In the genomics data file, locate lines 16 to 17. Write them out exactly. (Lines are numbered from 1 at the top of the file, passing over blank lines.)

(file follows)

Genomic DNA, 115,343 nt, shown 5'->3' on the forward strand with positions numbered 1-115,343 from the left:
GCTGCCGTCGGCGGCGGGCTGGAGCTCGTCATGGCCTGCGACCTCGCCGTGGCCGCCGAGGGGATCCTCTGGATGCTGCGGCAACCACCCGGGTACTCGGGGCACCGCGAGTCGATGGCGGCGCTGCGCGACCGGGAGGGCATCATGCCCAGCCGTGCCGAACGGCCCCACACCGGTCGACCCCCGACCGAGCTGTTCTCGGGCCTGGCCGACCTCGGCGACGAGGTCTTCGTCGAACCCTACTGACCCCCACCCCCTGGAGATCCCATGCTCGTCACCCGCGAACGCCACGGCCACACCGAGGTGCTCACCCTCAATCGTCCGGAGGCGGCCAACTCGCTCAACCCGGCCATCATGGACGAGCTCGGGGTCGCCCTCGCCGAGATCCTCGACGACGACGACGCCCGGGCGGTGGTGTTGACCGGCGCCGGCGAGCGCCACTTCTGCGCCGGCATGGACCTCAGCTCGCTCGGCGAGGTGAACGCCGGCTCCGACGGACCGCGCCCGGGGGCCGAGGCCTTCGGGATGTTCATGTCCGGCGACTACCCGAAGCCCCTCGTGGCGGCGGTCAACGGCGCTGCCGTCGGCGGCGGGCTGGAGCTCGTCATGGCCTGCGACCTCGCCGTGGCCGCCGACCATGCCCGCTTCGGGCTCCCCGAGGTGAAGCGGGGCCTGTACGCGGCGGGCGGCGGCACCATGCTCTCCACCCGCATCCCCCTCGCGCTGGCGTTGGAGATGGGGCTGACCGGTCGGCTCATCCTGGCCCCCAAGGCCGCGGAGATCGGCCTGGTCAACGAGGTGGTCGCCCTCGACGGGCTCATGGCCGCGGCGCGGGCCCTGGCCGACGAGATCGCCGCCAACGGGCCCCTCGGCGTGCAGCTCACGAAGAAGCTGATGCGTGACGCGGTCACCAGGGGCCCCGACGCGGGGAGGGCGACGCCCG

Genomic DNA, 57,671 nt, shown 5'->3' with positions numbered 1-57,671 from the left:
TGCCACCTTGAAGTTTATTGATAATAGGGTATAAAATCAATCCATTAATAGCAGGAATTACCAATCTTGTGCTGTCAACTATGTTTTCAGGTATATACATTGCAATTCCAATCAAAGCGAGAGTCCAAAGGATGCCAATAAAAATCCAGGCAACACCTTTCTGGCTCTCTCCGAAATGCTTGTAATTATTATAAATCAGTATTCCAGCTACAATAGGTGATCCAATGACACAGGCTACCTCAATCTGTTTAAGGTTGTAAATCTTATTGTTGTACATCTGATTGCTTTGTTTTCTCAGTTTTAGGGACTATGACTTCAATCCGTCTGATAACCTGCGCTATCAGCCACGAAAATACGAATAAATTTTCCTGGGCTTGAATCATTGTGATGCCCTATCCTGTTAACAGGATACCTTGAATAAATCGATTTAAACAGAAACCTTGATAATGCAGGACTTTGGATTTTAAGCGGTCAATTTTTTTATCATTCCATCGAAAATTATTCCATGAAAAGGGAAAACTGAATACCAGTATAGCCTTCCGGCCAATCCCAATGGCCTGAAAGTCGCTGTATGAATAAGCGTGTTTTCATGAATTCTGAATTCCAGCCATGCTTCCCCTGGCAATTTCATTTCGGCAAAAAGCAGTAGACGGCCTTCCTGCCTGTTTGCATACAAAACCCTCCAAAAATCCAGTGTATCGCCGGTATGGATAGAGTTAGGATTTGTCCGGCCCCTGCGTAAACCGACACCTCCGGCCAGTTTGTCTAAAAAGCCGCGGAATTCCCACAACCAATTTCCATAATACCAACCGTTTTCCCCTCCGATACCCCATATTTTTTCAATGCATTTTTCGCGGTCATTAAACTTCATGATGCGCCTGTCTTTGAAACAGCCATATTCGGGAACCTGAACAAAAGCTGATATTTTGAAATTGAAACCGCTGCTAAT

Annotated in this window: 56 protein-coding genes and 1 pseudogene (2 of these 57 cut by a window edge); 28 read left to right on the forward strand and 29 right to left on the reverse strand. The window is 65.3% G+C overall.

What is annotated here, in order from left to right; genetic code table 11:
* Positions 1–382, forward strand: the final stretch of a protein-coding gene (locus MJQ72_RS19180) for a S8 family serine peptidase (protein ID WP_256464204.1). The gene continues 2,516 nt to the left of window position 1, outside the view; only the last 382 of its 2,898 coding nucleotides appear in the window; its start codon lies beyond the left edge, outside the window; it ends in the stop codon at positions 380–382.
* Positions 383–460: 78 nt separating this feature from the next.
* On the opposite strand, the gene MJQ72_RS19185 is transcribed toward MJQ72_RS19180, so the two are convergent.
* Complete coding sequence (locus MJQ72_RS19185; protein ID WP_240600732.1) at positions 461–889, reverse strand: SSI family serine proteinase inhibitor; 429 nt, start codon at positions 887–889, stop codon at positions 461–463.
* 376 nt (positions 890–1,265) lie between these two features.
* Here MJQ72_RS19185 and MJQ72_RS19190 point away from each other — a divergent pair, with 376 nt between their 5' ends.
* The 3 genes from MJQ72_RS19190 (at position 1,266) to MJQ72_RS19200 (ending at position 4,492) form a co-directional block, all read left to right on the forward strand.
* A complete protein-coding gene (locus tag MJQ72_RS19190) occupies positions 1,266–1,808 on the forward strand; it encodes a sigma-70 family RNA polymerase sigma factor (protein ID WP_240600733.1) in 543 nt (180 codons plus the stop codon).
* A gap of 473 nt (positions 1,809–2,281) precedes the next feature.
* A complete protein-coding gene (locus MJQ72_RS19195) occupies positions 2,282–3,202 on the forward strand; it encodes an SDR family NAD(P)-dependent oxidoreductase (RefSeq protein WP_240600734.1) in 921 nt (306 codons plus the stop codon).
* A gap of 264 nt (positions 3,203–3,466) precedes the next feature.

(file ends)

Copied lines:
* A complete protein-coding gene (locus MJQ72_RS19195) occupies positions 2,282–3,202 on the forward strand; it encodes an SDR family NAD(P)-dependent oxidoreductase (RefSeq protein WP_240600734.1) in 921 nt (306 codons plus the stop codon).
* A gap of 264 nt (positions 3,203–3,466) precedes the next feature.